Oklahoma City –- Representative Ryan Martinez, R-Edmond, plans to resign from his legislative seat effective September 1, 2023. He pleaded guilty on August 1 to physical control of a vehicle while intoxicated, a felony. It also known as “non-driving DUI.”
Last year, Martinez was charged with control of a vehicle while under the influence of alcohol. He failed a field sobriety test on October 26, 2022, secured release from jail, and was charged with a felony in late December. Martinez had a prior case of driving under the influence in 2014.
The legislator verbally attacked Governor Kevin Stitt in 2022 over Stitt’s position concerning tribal court orders. He was a persistent critic of the chief executive officer’s position countering efforts by the state’s largest tribes to assert control over up to 42 percent of the state.
Martinez verbally attacked the state’s chief executive officer over one of his 2022 vetoes, involving legislation supporting tribal court orders impacting the Department of Public Safety. He called the governor – a member of the Cherokee Nation – “racist,” having previously derided Stitt over his plans for ARPA funds.
In his resignation statement, sent to The City Sentinel newspaper by legislative staff, Martinez said:
“While I have followed the guidance of my legal counsel and a letter from the Office of the Attorney General, there are differing opinions about whether I should remain in office. My intention has been to resign at the appropriate time to allow a representative to be seated for next year’s legislative session.
“With such legal uncertainty, I believe now is that time, so that my neighbors can be represented without distraction. I am therefore resigning my position of state representative for House District 39 effective Sept. 1, 2023.
“I take full responsibility for my mistake and apologize to my family, friends, and constituents who have supported me for the last seven years serving House District 39. I have engaged in court-ordered obligations prior to my plea, and faced my day in court without a conviction. I’m taking accountability for my actions, and making efforts to move forward.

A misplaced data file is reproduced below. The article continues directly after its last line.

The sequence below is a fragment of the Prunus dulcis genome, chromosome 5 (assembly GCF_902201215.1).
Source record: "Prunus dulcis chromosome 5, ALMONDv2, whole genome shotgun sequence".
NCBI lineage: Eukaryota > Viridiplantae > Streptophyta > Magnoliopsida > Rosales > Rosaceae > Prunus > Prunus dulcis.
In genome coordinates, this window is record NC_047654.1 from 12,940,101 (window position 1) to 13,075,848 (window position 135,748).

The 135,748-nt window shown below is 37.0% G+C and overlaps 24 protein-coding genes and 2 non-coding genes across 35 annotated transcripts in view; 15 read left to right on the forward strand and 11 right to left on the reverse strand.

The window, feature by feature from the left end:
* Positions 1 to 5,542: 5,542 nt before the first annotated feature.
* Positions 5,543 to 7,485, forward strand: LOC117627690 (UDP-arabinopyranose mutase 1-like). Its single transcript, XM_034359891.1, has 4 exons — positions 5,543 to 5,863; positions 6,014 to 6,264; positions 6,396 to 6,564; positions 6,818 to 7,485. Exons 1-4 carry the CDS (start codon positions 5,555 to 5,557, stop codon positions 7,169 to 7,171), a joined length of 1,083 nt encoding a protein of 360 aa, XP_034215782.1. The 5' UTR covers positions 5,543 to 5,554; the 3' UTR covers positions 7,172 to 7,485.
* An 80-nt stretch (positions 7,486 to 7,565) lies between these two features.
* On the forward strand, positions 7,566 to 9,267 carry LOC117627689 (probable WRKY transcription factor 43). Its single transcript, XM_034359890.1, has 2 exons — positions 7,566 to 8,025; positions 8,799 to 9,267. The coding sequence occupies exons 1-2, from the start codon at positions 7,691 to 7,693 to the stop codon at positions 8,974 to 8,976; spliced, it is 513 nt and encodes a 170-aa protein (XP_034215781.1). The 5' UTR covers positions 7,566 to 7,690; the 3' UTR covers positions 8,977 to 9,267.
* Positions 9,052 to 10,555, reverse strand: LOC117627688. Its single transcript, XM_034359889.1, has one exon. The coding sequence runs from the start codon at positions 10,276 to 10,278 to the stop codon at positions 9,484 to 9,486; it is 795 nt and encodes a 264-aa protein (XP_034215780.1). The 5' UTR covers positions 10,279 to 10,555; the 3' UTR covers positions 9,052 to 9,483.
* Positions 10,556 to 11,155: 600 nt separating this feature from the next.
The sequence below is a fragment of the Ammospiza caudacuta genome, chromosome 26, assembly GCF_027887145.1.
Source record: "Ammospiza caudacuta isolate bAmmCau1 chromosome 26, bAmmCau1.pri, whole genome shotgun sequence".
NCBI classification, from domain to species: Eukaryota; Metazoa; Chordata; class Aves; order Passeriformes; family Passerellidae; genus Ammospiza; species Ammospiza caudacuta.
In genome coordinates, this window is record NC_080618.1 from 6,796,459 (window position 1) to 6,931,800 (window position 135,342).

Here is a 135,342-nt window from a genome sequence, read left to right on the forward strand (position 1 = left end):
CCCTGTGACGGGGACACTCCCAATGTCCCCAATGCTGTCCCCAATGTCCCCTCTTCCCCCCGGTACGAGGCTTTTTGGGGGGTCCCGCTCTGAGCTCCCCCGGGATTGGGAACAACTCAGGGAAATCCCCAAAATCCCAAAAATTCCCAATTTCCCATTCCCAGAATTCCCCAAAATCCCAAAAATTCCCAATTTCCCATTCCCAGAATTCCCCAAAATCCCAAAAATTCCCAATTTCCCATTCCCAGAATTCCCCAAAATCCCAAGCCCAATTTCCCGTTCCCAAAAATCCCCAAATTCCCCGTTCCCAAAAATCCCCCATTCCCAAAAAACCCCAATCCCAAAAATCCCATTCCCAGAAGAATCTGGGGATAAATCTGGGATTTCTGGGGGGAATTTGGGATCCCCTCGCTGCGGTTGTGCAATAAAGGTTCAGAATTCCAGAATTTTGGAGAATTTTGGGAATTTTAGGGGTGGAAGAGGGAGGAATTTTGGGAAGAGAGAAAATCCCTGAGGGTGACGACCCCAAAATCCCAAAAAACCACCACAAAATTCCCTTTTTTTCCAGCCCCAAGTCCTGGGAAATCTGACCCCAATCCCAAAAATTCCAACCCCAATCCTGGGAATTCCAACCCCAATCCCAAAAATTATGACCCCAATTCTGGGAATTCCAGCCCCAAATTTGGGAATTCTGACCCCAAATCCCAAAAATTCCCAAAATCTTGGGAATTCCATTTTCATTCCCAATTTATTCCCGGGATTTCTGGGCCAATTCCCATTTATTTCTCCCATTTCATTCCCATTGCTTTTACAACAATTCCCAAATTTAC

“It has been an honor to serve alongside those who work tirelessly to pass beneficial legislation at the State Capitol, and I hope they will continue standing up against corruption, providing the leadership and vision Oklahomans deserve.”
District 39 in the Oklahoma House of Representatives, which he has represented since election in 2016, includes parts of Edmond and Oklahoma City. He has been a power player at the State Capitol, as vice chairman of the House Appropriations and Budget Committee, and a member of both the Government Modernization Committee and the Efficiency and A&B General Government Committee.
Some policy and political context – Republicans clashing on legal issues
Martinez helped steer the legislative redistricting process after the 2020 U.S. Census.
He garnered attention for critical comments about the Oklahoma Tourism and Recreation Department and its oversight of Swadley’s Bar-B-Q.
Attorney General Gentner Drummond and former Oklahoma County Assistant District Attorney Gayland Gieger – a close ally of David Prater, a persistent critic of Gov. Stitt — are now investigating Swadley and the Tourism, with grand jury proceedings this week held at Drummond’s office in Oklahoma City.
Swadley’s has defended its use of taxpayer resources received and the plans it made for an upgrade in tourist facilities, saying “Tourism Department got exactly what it wanted with rapid construction of first-class restaurants during a pandemic.”
After Martinez pled guilty in early August in his felony case, Governor Stitt moved quickly to schedule a special election in District 39, saying the Martinez admission meant he needed to vacate his post.
However, A.G. Drummond’s deputy had previously said Martinez could remain in the Legislature. (Martinez secured a “deferred” sentence, meaning no jail time, for the felony.)
Drummond and Stitt have disagreed on a variety of issues during and since the 2022 election cycle. Both won their November elections easily. Stitt gained more than 55 percent of the vote against a field of three opponents, including a former Republican who had Big Tribe support for her campaign. Drummond, with Big Tribe support and public support from many Democrats, garnered three-quarters of the statewide vote against one opponent, the Libertarian nominee. In last year’s nomination top process, Drummond unseated appointed Attorney General John O’Connor, an ally of the governor’s on most issues.